Dejan Kovac spoke with us about his experience at Princeton University, running for president, and his research mostly focused on solving important policy questions in Croatia.
While studying at CERGE-EI, you spent time at Princeton University. Can you tell us more about your experience as a PhD student there?
It was a once in a lifetime experience, being able to work with some of the greatest minds in economics of our time. Just being at Princeton inspires you to be better, and collaboration with top-notch economists puts it on a whole new level. My journey to Princeton started during my PhD studies, when I had the honor to work with professors Jitka Maleckova and Alan Krueger on topics related to the economics of terrorism. At that time, CERGE-EI had started a great program funding short term research visits to top universities, so it was a natural choice for me to follow prof. Krueger. Orley Ashenfelter, Henry Farber and Alexandre Mas were also greatly helpful as I pushed my research to a new level.
After graduation you returned to Princeton University as Postdoctoral Research Associate. What research projects you did you work on there?
After almost 2 academic years of working as a Visiting Student Research Collaborator in the Industrial Relations Section of Princeton, I secured a position in the Empirical Studies of Conflicts. I worked with prof. Jacob Shapiro on several topics related to the economics of conflicts and the effects of political networks on long run economic growth. During that period, with a team of researchers from Princeton, Harvard, the London School of Economics and the Stockholm School of Economics, I worked on a research study connecting family networks with college choices. We found a significant and positive effect of individuals following the same college choices as their older siblings across 4 countries: the US, Sweden, Chile and Croatia. Our research was featured in Forbes magazine.
Finally, you decided to return to your home country, and in 2019 you were a presidential candidate in Croatia. What was your motivation to run for public office?
The general situation in Croatia and the lack of proper reforms aimed to increase our living standards. For the last several years I have been highlighting the main structural problems of our economy and our democracy. Nobody listened, so I acted, simple as that. During my campaign I highlighted potential problems we will face if there is a new recession and, unfortunately, we are now experiencing a really bad one. I still see no changes in our society. Our politicians are maintaining the status quo.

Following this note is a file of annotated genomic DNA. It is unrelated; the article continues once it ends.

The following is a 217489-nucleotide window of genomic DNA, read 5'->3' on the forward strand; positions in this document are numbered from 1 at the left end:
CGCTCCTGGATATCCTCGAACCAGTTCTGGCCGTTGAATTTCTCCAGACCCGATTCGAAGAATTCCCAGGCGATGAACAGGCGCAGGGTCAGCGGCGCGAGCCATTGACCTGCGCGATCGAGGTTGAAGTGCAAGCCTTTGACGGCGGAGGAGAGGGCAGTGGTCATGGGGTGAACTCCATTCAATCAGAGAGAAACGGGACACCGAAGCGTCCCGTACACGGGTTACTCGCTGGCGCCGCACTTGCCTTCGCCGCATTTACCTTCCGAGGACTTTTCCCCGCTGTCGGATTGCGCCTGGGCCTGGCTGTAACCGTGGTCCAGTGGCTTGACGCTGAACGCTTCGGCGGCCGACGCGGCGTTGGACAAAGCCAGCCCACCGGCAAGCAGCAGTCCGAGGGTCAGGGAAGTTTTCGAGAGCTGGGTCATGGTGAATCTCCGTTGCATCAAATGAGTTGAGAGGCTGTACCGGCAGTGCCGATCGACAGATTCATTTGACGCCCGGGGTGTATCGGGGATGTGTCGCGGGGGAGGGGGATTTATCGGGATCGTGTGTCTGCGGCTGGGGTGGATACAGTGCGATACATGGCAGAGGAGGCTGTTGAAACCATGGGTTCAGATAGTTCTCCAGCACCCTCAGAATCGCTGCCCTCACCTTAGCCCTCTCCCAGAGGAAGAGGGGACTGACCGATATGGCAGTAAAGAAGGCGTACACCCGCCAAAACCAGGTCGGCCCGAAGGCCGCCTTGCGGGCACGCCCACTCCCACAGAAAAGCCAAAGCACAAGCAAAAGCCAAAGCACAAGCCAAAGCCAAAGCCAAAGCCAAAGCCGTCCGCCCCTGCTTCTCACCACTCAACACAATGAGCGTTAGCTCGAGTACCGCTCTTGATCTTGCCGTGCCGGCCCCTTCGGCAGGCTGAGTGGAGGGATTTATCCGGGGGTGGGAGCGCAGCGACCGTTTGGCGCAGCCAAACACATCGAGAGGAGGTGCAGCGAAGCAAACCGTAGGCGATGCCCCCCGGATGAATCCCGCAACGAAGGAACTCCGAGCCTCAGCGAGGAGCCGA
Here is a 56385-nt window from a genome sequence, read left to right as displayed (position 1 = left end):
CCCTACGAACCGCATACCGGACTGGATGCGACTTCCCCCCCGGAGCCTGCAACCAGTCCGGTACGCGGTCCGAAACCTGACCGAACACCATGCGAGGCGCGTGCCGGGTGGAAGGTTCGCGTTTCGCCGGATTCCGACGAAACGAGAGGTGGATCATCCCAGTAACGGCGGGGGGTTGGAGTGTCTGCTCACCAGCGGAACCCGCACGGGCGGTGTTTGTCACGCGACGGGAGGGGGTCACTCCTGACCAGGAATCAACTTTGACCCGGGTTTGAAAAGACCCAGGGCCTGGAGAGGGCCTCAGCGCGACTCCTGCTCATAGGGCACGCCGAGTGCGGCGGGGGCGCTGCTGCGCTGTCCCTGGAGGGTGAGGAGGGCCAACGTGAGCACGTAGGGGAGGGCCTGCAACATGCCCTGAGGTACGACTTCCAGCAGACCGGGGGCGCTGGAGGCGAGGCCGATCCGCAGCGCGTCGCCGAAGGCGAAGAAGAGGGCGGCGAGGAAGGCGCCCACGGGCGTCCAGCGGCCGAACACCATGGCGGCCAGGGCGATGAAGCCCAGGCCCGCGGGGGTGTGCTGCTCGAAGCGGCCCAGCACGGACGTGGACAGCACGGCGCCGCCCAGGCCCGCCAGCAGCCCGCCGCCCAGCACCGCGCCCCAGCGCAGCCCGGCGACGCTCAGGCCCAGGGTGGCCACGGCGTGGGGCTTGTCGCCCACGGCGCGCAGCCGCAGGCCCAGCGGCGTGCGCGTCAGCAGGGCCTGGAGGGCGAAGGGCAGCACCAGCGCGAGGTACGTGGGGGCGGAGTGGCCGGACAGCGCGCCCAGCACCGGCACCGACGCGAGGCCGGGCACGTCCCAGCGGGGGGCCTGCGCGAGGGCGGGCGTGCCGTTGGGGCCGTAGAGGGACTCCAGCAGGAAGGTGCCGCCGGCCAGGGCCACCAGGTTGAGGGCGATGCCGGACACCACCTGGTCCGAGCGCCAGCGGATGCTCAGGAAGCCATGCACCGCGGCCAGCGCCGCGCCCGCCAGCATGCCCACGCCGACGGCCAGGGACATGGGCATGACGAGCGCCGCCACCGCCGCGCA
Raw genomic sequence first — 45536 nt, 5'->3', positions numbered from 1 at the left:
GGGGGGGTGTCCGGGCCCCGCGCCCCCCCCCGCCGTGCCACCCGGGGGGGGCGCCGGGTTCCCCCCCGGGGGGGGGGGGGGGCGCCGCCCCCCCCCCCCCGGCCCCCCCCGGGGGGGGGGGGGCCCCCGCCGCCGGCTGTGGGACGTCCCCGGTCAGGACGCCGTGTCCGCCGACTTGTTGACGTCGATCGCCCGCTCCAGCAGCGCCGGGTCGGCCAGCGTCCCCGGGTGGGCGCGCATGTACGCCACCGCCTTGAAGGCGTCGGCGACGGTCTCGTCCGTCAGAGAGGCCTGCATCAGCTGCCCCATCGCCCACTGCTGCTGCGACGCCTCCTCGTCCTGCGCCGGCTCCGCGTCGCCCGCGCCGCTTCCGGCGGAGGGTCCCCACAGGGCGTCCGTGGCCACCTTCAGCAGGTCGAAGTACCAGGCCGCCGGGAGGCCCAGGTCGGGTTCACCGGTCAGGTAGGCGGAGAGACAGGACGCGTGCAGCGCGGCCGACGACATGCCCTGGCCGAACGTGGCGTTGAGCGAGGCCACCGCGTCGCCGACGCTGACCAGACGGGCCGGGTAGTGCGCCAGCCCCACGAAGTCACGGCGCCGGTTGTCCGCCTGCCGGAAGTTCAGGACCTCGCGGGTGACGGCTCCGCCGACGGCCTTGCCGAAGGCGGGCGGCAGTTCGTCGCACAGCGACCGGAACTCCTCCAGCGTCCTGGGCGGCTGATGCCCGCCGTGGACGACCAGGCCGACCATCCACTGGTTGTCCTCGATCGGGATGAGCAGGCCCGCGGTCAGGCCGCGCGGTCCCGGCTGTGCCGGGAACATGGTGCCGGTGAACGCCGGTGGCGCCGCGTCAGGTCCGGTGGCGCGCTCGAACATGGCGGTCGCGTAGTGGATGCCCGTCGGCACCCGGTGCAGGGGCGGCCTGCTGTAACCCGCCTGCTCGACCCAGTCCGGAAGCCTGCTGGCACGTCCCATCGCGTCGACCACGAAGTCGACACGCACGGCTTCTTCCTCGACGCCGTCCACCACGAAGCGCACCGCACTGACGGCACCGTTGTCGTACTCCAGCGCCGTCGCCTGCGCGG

Your research is also focused on solving important policy questions in Croatia, e.g. in education and health politics. How is the situation in Croatia – have you been successful in implementing research findings into real policy?
I was successful for several years, especially with my project for using AI in education policies, but my efforts were put on pause for my presidential campaign, and now I am slowly getting back to it. The AI project was conducted with another CERGE-EI student, Marin Drlje, and the purpose was to design AI to help kids make good education choices.
Though you are in Croatia, you still work at Princeton University as a Project Leader. Do you plan to return there? What are your professional plans?
Yes, taking into account the current situation, I am working remotely at ESOC with prof. Shapiro on a few exciting new projects. One is connected to the upcoming recession and ways to mitigate severe effects through optimal policies.
What has influenced you most from your CERGE-EI studies?
The high level of education we receive at CERGE-EI. I was surprised when I came to Princeton and attended several lectures. The level and the curriculum were almost identical. Also, our professors at CERGE who finished at top universities and have experience in top research. Next, the opportunities we get for research visits. All of this makes CERGE-EI a great school. One thing is certain, if it wasn’t for CERGE-EI and its community I would not be at this level, and for that I am eternally grateful.